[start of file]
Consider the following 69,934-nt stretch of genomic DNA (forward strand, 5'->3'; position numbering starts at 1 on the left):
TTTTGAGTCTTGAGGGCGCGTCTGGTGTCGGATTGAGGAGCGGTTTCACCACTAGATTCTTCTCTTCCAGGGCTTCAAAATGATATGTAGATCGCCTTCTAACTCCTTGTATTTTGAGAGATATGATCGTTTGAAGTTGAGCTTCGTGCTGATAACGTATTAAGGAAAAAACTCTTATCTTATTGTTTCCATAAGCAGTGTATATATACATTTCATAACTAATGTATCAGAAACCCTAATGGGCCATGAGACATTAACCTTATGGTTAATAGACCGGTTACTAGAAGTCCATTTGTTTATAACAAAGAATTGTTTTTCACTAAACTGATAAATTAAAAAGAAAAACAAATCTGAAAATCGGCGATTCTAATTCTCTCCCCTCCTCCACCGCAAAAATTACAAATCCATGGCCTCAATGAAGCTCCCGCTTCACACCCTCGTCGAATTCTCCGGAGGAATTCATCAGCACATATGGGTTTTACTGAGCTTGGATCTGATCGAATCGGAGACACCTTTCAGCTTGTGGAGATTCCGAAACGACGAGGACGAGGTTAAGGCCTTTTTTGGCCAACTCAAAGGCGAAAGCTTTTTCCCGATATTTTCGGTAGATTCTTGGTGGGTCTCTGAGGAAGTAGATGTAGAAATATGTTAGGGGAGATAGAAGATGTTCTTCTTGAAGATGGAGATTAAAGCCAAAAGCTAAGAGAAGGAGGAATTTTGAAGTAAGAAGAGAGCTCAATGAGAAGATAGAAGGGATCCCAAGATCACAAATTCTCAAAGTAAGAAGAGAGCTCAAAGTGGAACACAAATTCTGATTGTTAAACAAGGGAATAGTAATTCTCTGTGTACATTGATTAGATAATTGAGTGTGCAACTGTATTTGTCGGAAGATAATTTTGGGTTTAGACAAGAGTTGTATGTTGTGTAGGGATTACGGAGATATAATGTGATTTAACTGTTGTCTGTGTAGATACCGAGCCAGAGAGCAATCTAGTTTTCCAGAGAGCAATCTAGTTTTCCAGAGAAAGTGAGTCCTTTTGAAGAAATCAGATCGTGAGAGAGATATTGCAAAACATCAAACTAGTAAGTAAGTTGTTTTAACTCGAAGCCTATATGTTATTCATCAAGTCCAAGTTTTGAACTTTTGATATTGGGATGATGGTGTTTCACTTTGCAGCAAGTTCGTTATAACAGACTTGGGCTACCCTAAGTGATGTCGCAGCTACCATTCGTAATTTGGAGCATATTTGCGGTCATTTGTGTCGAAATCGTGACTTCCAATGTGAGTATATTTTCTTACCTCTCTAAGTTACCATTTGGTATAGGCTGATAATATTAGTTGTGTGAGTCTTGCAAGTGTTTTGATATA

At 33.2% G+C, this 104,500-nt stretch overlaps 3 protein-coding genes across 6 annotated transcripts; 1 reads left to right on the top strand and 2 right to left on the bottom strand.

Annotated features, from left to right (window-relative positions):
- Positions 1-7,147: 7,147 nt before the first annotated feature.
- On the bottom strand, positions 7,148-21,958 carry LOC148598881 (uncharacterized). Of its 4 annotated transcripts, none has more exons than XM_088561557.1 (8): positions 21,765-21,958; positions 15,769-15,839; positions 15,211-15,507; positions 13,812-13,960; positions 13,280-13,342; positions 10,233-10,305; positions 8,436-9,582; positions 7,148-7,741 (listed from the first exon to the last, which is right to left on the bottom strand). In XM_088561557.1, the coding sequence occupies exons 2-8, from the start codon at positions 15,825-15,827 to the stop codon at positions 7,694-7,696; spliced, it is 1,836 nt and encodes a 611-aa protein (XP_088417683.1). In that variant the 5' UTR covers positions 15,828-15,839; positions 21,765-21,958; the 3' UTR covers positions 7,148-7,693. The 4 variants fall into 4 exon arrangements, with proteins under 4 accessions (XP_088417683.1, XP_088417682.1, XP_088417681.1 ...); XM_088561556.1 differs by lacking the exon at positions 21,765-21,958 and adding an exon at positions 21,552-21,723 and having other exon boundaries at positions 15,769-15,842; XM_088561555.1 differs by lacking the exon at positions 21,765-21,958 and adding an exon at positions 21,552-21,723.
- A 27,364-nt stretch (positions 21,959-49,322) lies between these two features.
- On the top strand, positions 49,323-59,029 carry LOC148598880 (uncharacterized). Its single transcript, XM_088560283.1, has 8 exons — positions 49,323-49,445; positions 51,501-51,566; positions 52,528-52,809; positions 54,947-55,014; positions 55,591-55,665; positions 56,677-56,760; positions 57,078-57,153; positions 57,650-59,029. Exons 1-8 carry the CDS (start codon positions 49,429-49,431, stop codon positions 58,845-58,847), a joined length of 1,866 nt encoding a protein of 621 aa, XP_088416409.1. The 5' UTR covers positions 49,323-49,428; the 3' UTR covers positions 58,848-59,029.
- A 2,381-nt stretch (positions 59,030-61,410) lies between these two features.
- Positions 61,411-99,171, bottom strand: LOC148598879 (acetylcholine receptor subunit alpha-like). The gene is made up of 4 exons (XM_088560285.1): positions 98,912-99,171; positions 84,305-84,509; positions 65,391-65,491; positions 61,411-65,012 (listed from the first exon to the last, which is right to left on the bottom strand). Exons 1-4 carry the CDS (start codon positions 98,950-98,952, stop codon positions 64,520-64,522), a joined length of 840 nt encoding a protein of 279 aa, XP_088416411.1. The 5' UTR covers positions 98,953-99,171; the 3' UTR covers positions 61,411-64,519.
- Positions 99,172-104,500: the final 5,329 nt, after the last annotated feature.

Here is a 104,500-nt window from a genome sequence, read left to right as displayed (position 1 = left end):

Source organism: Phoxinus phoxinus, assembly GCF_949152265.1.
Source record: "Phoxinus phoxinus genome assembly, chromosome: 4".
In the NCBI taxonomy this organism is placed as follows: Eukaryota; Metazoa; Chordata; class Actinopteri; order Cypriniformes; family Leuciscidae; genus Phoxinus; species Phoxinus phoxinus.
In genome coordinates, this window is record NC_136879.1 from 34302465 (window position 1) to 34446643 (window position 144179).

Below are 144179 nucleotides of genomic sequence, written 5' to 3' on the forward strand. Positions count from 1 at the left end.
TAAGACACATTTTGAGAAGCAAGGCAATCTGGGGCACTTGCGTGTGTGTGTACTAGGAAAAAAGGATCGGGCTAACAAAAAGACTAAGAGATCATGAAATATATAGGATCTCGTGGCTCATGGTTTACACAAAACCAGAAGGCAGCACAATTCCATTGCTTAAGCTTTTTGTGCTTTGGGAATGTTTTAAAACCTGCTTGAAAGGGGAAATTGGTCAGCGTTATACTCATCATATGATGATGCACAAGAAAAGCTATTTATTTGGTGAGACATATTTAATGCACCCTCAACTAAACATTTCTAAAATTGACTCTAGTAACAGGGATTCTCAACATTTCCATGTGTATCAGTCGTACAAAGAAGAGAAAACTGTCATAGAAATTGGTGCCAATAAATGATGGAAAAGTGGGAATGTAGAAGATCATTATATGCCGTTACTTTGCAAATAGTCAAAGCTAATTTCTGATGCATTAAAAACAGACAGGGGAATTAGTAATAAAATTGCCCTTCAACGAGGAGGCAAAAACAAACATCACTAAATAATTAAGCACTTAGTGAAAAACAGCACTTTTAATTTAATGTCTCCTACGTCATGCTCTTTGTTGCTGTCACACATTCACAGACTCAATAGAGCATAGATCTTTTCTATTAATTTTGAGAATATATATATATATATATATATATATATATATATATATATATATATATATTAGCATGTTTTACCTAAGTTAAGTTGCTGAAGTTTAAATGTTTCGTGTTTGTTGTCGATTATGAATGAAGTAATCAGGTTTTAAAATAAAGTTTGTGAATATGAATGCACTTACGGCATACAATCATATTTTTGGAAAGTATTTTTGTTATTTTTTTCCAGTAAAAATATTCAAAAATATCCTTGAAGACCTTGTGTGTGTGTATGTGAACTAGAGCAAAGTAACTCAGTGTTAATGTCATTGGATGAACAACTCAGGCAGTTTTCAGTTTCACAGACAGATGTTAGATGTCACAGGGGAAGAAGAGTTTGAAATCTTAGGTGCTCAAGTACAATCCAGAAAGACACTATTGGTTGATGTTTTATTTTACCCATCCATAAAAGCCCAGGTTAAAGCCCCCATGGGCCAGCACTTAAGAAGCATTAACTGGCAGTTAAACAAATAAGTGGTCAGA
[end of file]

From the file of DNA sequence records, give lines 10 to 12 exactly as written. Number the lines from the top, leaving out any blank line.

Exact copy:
- Positions 61,411-99,171, bottom strand: LOC148598879 (acetylcholine receptor subunit alpha-like). The gene is made up of 4 exons (XM_088560285.1): positions 98,912-99,171; positions 84,305-84,509; positions 65,391-65,491; positions 61,411-65,012 (listed from the first exon to the last, which is right to left on the bottom strand). Exons 1-4 carry the CDS (start codon positions 98,950-98,952, stop codon positions 64,520-64,522), a joined length of 840 nt encoding a protein of 279 aa, XP_088416411.1. The 5' UTR covers positions 98,953-99,171; the 3' UTR covers positions 61,411-64,519.
- Positions 99,172-104,500: the final 5,329 nt, after the last annotated feature.

Here is a 104,500-nt window from a genome sequence, read left to right as displayed (position 1 = left end):